Winds of change in offices: Minister saab is watching
Posted on Jul 27 2014 | IANS
By Ranjana Narayan, New Delhi, July 27 : Most officials are reporting for work on the dot at 9 a.m. and, those who get delayed, especially those coming from outside Delhi, have to perforce take the day off as "minister saab", Information and Broadcasting Minister Prakash Javadekar, is personally keeping a strict tab on the punctuality of his ministry staff.
With Prime Minister Narendra Modi himself setting a fast pace of work, most ministers of his government have been ensuring that punctuality is maintained - a new trait in government offices where babus, the lower level officials, stroll in and out when they want without any sense of discipline or regimen.
Javadekar is not the only one.
According to official sources, Human Resource Development Minister Smriti Irani, Women and Child Development Minister Maneka Gandhi and Urban Development Minister M. Venkaiah Naidu have given their ministry staff strict instructions to come on time and monitor attendance registers.
Javadekar and Naidu issued guidelines on punctuality after they conducted surprise checks on their ministry offices one morning to find many lower level were still to come or were strolling in.
During the surprise check on June 30, Javadekar had directed that those who do not report to work on time should furnish casual leave applications. The surprise check, including photographs of Javadekar giving directions in an office room with most chairs empty, was circulated by an aide of the minister to media houses for publication.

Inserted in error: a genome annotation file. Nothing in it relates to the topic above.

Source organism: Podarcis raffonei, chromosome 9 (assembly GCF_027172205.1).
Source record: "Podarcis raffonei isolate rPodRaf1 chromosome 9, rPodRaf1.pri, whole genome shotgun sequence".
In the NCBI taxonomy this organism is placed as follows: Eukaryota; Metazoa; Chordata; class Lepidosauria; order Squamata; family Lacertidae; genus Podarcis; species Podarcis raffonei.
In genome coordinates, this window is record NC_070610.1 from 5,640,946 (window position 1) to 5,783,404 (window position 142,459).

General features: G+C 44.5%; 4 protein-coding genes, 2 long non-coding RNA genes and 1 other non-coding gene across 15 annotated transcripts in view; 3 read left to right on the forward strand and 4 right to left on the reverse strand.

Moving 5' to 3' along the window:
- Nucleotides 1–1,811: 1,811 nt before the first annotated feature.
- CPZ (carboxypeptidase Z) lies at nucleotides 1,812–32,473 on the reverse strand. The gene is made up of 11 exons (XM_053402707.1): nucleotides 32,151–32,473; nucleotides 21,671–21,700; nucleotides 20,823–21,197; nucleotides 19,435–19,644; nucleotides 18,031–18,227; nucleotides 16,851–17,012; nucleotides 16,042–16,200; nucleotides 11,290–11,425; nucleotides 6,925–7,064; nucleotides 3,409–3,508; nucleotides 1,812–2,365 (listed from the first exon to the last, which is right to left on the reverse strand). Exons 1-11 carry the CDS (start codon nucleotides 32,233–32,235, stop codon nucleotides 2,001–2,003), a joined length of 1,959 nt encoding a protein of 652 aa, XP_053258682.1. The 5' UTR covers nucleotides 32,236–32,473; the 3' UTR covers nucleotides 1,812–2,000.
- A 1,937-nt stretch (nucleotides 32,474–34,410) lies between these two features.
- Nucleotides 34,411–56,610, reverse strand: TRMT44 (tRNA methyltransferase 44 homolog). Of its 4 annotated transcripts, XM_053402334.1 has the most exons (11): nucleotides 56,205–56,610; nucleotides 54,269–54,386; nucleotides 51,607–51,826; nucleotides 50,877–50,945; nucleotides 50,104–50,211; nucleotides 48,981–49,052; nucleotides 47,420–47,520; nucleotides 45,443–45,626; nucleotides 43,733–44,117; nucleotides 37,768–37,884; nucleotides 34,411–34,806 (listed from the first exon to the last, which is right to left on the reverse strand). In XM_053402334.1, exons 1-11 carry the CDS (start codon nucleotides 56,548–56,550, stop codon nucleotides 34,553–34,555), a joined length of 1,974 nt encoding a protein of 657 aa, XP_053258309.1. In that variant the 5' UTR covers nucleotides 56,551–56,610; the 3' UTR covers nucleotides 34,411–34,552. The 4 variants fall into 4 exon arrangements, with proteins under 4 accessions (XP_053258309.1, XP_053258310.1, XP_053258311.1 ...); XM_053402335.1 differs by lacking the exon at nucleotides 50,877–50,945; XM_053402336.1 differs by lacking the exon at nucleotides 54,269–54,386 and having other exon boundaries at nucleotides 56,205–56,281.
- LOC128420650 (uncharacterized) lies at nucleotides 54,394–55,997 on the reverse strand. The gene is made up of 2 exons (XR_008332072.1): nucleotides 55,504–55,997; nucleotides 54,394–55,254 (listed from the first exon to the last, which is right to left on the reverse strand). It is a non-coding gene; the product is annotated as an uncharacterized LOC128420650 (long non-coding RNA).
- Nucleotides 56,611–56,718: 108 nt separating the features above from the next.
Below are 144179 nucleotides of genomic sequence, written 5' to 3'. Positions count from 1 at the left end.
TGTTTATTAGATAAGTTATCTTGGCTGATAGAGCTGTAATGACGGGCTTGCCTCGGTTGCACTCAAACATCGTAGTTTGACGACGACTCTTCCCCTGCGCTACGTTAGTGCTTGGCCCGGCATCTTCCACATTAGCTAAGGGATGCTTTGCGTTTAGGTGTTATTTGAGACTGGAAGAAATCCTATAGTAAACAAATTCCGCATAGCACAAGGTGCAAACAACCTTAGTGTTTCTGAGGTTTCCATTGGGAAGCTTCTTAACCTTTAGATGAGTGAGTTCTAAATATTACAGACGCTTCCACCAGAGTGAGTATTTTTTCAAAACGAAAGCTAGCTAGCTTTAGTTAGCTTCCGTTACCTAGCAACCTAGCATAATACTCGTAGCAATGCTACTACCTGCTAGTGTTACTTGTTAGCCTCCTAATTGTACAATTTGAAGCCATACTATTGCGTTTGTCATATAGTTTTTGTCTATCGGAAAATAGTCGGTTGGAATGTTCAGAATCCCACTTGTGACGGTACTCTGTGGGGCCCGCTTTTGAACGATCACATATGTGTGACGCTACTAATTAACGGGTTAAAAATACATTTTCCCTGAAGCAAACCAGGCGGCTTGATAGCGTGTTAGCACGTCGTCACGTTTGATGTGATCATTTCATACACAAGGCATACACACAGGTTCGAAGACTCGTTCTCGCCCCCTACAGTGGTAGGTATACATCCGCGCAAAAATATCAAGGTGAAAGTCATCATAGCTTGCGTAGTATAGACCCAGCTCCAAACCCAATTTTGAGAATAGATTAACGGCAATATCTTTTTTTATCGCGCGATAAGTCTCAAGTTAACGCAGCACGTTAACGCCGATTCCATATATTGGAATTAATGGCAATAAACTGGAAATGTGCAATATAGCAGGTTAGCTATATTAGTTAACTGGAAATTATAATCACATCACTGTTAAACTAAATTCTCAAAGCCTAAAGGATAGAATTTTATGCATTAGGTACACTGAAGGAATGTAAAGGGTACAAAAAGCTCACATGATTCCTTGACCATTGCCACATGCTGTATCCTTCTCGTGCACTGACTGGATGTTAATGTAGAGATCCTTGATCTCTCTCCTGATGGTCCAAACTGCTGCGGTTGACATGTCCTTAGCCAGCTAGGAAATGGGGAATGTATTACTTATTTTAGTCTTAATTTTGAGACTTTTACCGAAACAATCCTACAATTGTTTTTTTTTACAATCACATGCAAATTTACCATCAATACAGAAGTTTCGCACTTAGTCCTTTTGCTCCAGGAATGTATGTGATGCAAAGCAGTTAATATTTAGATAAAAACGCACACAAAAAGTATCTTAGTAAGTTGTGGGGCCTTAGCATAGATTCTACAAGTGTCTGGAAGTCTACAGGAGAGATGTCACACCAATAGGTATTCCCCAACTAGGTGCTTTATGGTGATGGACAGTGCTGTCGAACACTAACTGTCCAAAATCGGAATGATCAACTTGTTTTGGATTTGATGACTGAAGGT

The information and broadcasting ministry is acquiring a biometric attendance system to keep tabs on what time staff enter and exit, a ministry source told IANS.
"We all arrive sharp at 9 a.m. or even earlier. Those who get late, take the day off, according to the directions of the minister," another source said declining to be identified.
The ministry's top official, Secretary Bimal Julka, arrives much before 9 a.m. to monitor the time at which officials report for work.
Lunch breaks are no more the relaxed affairs they used to be. Most officials, especially the senior ones, keep working while grabbing a bite in between, another source told IANS.
While junior staffers are able to leave for home at 5.30 p.m., the senior officials and their aides are not so lucky. Most senior officials are in office till 7 p.m. and their staff too stay put.
Saturdays have turned slowly into full working days, said one official sounding none too pleased. And if people are complaining, it must be muted as no one is giving vent openly to any opinions any longer, as was the case during the previous UPA government when everyone gave free rein to their views and even planted stories in the media against the government.
Are staffers able to manage coming on time? "Well, it is tough on the women, especially those who have families and those coming from outside Delhi," said one bureaurcat, who had to be coaxed into saying something.
Javadekar personally keeps tabs on what time the ministry officials arrive. Many of his cabinet colleagues are also doing the same.
The Modi government's initial push for cleanliness and hygiene - that saw senior officials throw out old furniture and files and take rounds of the office premises to ensure everything is spick and span - seems to have slackened of late.
The old dusty floors and unswept corners are again beginning to be visible in government offices. The directives for hygiene and cleanliness were welcomed by all. Maybe it is time they were issued again, said visitors to government offices.
(Ranjana Narayan can be contacted at firstname.lastname@example.org)